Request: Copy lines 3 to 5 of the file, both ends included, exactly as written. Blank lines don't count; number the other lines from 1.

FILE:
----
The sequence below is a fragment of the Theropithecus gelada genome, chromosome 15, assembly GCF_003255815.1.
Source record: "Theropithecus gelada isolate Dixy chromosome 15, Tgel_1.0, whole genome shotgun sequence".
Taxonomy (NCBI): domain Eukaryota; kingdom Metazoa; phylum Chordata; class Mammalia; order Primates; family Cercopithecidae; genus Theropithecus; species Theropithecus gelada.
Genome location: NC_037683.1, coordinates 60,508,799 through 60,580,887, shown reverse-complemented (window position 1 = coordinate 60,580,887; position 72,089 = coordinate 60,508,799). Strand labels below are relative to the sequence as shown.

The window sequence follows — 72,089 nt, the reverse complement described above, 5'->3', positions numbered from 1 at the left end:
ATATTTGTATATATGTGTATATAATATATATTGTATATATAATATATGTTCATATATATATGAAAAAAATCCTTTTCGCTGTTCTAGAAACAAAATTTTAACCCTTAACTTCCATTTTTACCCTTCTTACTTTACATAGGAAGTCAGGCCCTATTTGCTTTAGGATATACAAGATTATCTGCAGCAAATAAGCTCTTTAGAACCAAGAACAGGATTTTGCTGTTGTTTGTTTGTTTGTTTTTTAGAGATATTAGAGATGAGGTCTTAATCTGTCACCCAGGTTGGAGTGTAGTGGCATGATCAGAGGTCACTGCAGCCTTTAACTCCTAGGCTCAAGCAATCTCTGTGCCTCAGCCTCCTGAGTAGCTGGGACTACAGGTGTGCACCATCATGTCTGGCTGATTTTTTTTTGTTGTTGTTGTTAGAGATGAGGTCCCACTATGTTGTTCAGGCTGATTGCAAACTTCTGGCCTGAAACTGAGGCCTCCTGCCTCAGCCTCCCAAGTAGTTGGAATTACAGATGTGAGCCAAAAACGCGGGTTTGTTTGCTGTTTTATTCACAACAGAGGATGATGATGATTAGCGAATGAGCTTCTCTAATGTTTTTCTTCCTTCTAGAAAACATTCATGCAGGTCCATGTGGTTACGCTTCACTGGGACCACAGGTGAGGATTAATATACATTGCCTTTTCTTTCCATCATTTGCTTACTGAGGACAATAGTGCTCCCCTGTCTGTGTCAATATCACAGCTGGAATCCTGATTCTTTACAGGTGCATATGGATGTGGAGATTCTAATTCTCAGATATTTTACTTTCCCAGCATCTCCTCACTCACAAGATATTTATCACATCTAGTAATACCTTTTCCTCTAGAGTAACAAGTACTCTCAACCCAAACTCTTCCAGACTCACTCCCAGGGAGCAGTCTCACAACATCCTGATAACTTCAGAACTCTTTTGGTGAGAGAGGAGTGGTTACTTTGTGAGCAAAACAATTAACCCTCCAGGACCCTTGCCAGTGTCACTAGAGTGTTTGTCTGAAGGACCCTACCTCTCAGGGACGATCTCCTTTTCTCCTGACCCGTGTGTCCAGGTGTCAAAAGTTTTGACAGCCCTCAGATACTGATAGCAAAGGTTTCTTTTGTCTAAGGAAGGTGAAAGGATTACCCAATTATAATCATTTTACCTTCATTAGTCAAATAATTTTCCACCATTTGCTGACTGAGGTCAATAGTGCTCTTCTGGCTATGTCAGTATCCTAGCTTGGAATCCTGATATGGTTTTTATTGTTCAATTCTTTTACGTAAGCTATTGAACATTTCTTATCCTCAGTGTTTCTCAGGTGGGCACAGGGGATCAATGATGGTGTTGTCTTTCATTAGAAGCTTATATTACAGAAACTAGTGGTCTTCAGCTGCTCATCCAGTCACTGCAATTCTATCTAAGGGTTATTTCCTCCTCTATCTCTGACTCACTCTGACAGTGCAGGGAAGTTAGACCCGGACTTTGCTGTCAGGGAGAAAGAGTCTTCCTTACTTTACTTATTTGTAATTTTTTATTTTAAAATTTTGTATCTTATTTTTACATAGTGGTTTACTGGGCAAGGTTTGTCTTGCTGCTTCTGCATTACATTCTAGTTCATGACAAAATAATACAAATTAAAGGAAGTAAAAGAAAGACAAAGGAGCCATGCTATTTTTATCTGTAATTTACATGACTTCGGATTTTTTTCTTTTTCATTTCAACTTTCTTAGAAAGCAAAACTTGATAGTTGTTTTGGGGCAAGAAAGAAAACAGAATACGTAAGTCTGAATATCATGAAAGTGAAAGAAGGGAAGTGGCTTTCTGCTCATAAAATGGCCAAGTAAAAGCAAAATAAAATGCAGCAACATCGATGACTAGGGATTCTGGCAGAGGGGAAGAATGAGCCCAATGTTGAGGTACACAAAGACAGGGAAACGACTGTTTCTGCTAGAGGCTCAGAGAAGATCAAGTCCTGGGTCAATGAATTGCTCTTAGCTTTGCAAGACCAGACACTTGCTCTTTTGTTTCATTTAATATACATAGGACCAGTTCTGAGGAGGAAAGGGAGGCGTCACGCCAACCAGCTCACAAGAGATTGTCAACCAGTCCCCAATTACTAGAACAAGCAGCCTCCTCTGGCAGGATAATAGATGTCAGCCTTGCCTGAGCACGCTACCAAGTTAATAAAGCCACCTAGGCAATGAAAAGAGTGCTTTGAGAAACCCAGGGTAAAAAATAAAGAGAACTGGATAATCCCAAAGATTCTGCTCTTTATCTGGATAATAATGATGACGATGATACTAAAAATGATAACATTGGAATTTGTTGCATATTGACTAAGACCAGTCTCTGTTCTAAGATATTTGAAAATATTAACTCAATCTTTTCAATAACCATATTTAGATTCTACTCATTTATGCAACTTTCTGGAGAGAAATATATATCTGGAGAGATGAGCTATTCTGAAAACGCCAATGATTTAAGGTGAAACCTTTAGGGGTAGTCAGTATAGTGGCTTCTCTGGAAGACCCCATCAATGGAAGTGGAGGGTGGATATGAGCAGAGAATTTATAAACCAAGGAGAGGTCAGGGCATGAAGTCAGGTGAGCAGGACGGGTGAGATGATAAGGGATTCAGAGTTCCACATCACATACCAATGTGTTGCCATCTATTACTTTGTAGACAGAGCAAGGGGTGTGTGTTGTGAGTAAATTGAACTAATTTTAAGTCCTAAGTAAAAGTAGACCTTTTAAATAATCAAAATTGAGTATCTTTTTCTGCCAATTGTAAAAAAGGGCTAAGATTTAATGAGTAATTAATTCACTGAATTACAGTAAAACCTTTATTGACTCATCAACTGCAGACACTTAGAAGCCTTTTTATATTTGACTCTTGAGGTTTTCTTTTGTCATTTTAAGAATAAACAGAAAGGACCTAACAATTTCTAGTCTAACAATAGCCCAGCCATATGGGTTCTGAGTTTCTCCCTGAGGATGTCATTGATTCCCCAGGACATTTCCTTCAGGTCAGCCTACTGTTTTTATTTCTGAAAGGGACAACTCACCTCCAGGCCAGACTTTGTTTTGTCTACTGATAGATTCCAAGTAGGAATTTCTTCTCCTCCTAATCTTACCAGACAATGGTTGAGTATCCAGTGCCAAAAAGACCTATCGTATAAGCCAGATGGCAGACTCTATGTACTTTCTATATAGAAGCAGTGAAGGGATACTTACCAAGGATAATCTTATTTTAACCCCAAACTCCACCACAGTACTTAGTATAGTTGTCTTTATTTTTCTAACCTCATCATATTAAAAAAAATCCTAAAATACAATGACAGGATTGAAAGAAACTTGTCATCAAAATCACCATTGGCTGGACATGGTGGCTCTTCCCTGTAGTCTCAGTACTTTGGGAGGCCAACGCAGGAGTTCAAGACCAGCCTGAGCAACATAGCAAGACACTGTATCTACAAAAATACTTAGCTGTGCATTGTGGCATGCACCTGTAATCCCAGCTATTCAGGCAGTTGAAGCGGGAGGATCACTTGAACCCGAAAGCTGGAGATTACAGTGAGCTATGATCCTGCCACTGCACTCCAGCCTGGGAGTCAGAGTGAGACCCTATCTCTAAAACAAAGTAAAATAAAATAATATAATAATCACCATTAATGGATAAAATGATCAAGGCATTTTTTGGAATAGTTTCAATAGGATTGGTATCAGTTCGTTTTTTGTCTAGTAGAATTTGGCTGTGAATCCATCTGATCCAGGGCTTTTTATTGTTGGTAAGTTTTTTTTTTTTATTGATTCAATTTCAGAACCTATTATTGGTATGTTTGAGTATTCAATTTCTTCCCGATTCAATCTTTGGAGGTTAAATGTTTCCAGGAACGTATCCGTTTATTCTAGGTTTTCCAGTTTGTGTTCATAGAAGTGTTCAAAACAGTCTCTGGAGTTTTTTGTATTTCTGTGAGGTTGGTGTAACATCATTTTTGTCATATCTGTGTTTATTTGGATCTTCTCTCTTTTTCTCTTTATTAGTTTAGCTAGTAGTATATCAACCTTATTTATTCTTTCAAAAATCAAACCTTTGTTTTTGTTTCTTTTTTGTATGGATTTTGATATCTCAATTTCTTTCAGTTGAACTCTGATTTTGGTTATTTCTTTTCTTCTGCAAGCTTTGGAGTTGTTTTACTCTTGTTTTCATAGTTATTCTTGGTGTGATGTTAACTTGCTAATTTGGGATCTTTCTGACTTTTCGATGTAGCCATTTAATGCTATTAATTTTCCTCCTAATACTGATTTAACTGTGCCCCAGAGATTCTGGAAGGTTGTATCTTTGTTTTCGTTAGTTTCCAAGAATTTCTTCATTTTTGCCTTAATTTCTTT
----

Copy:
Taxonomy (NCBI): domain Eukaryota; kingdom Metazoa; phylum Chordata; class Mammalia; order Primates; family Cercopithecidae; genus Theropithecus; species Theropithecus gelada.
Genome location: NC_037683.1, coordinates 60,508,799 through 60,580,887, shown reverse-complemented (window position 1 = coordinate 60,580,887; position 72,089 = coordinate 60,508,799). Strand labels below are relative to the sequence as shown.

The window sequence follows — 72,089 nt, the reverse complement described above, 5'->3', positions numbered from 1 at the left end: